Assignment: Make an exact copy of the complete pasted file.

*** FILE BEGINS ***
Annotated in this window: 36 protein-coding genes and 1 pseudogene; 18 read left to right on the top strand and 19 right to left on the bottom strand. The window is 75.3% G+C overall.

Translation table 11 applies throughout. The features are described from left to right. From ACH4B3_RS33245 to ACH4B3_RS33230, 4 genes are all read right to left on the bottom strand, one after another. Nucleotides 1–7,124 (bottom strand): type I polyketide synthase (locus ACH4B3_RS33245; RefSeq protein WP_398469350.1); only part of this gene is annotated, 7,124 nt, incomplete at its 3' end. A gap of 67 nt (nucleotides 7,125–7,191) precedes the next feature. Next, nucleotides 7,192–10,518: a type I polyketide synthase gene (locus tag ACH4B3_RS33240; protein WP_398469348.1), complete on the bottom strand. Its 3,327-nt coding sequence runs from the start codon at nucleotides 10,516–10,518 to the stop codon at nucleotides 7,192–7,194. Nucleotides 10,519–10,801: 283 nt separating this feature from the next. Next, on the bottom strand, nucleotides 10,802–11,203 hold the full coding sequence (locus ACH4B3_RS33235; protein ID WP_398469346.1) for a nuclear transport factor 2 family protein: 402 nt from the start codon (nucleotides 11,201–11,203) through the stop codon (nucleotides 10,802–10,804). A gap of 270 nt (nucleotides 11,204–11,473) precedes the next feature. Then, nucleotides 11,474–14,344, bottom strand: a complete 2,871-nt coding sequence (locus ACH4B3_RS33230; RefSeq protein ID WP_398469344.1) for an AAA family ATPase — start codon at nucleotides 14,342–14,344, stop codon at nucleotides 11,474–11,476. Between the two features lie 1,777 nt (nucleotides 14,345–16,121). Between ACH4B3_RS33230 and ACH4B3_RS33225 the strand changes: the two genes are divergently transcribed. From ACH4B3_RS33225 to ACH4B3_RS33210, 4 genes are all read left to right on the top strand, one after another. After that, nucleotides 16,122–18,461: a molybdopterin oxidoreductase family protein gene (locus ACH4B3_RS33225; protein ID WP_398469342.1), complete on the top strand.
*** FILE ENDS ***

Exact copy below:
Annotated in this window: 36 protein-coding genes and 1 pseudogene; 18 read left to right on the top strand and 19 right to left on the bottom strand. The window is 75.3% G+C overall.

Translation table 11 applies throughout. The features are described from left to right. From ACH4B3_RS33245 to ACH4B3_RS33230, 4 genes are all read right to left on the bottom strand, one after another. Nucleotides 1–7,124 (bottom strand): type I polyketide synthase (locus ACH4B3_RS33245; RefSeq protein WP_398469350.1); only part of this gene is annotated, 7,124 nt, incomplete at its 3' end. A gap of 67 nt (nucleotides 7,125–7,191) precedes the next feature. Next, nucleotides 7,192–10,518: a type I polyketide synthase gene (locus tag ACH4B3_RS33240; protein WP_398469348.1), complete on the bottom strand. Its 3,327-nt coding sequence runs from the start codon at nucleotides 10,516–10,518 to the stop codon at nucleotides 7,192–7,194. Nucleotides 10,519–10,801: 283 nt separating this feature from the next. Next, on the bottom strand, nucleotides 10,802–11,203 hold the full coding sequence (locus ACH4B3_RS33235; protein ID WP_398469346.1) for a nuclear transport factor 2 family protein: 402 nt from the start codon (nucleotides 11,201–11,203) through the stop codon (nucleotides 10,802–10,804). A gap of 270 nt (nucleotides 11,204–11,473) precedes the next feature. Then, nucleotides 11,474–14,344, bottom strand: a complete 2,871-nt coding sequence (locus ACH4B3_RS33230; RefSeq protein ID WP_398469344.1) for an AAA family ATPase — start codon at nucleotides 14,342–14,344, stop codon at nucleotides 11,474–11,476. Between the two features lie 1,777 nt (nucleotides 14,345–16,121). Between ACH4B3_RS33230 and ACH4B3_RS33225 the strand changes: the two genes are divergently transcribed. From ACH4B3_RS33225 to ACH4B3_RS33210, 4 genes are all read left to right on the top strand, one after another. After that, nucleotides 16,122–18,461: a molybdopterin oxidoreductase family protein gene (locus ACH4B3_RS33225; protein ID WP_398469342.1), complete on the top strand.